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Are Your 'Whole Grains' Truly Whole? Maybe. Maybe Not.

02/13/2012 08:28 am ET | Updated Apr 14, 2012

Kellogg's probably wouldn't sell a lot of Eggo waffles of any variety if their labels proclaimed that the waffles were "made with water" and "mostly white flour." Yet water and white flour are the top two ingredients in Eggo Nutrigrain Whole Wheat Waffles, whose labels tout their "whole grain" and "whole wheat" content.

That's typical of many deceptive whole grain claims found in the supermarket. In preparation for a meeting with officials from the Food and Drug Administration, we at the nonprofit Center for Science in the Public Interest toured the supermarket to find examples of foods that made some kind of attempt to capitalize on the whole grain craze.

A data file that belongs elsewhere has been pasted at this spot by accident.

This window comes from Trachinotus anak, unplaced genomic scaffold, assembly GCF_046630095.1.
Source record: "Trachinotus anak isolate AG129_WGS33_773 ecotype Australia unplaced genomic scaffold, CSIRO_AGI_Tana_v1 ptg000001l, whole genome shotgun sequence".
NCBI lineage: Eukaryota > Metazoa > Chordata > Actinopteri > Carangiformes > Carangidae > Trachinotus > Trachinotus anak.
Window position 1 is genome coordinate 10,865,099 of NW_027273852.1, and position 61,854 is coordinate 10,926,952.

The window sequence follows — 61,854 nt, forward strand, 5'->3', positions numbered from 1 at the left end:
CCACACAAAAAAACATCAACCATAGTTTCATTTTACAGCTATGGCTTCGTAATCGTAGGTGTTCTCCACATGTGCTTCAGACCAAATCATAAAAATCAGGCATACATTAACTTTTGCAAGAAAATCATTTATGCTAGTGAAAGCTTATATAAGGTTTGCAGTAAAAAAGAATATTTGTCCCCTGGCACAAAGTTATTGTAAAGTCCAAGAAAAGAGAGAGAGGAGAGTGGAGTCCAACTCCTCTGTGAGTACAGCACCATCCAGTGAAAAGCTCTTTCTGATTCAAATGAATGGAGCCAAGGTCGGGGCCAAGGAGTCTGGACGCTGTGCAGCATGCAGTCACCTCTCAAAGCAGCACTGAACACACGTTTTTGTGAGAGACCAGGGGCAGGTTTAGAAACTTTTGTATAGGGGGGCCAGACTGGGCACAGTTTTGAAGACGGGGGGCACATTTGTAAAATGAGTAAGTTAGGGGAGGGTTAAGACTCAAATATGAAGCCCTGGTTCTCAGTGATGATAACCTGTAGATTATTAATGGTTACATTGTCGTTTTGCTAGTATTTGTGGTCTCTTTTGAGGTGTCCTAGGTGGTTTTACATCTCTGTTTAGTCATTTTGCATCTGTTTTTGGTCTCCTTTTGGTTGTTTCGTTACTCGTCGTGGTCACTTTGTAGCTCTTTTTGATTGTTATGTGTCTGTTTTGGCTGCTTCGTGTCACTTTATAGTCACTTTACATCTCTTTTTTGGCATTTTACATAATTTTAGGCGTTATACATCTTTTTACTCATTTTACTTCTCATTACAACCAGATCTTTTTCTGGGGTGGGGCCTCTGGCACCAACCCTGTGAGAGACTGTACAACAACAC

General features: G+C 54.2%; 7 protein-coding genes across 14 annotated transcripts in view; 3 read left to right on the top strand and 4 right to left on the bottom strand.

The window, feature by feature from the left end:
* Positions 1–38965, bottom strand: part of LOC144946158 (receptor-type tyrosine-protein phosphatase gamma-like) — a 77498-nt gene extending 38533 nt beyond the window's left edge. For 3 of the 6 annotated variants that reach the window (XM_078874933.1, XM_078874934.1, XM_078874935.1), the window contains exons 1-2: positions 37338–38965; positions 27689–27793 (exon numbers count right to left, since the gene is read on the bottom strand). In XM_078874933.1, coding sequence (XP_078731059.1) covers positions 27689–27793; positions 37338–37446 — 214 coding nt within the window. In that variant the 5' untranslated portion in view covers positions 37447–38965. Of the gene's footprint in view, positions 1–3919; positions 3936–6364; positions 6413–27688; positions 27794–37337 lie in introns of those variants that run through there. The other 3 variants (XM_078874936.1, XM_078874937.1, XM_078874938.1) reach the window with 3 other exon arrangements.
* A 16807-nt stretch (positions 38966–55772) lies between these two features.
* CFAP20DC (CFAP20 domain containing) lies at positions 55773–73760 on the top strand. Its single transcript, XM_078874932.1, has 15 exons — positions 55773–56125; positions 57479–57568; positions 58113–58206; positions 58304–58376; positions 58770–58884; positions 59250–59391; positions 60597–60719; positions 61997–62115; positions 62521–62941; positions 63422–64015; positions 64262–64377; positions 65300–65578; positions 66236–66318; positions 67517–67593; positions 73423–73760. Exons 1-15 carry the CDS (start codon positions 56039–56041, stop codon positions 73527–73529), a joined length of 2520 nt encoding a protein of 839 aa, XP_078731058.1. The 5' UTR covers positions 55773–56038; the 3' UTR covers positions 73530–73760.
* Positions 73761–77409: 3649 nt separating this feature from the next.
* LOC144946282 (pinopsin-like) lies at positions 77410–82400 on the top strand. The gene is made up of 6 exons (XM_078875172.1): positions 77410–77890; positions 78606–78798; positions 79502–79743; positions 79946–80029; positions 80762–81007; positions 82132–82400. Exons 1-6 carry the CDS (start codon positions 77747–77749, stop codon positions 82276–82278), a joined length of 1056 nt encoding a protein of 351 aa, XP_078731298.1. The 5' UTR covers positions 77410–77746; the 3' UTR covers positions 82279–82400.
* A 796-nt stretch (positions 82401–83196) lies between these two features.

It's easy to see why food manufacturers are making whole grain claims. The federal government's Dietary Guidelines for Americans and ChooseMyPlate.gov urge people to "make half your grains whole." Some manufacturers are actually adding more whole grain to products in order to capitalize on whole grain's reputation for healthfulness. But some food manufacturers making whole grain claims or using words like "multigrain" on labels are just trying to obscure the fact that the products are mostly made with highly-refined white flour.

It's our hope that the FDA will require companies that are making such claims to disclose exactly what percentage of the touted grains are whole.

For more by Michael F. Jacobson, click here.

For more on diet and nutrition, click here.

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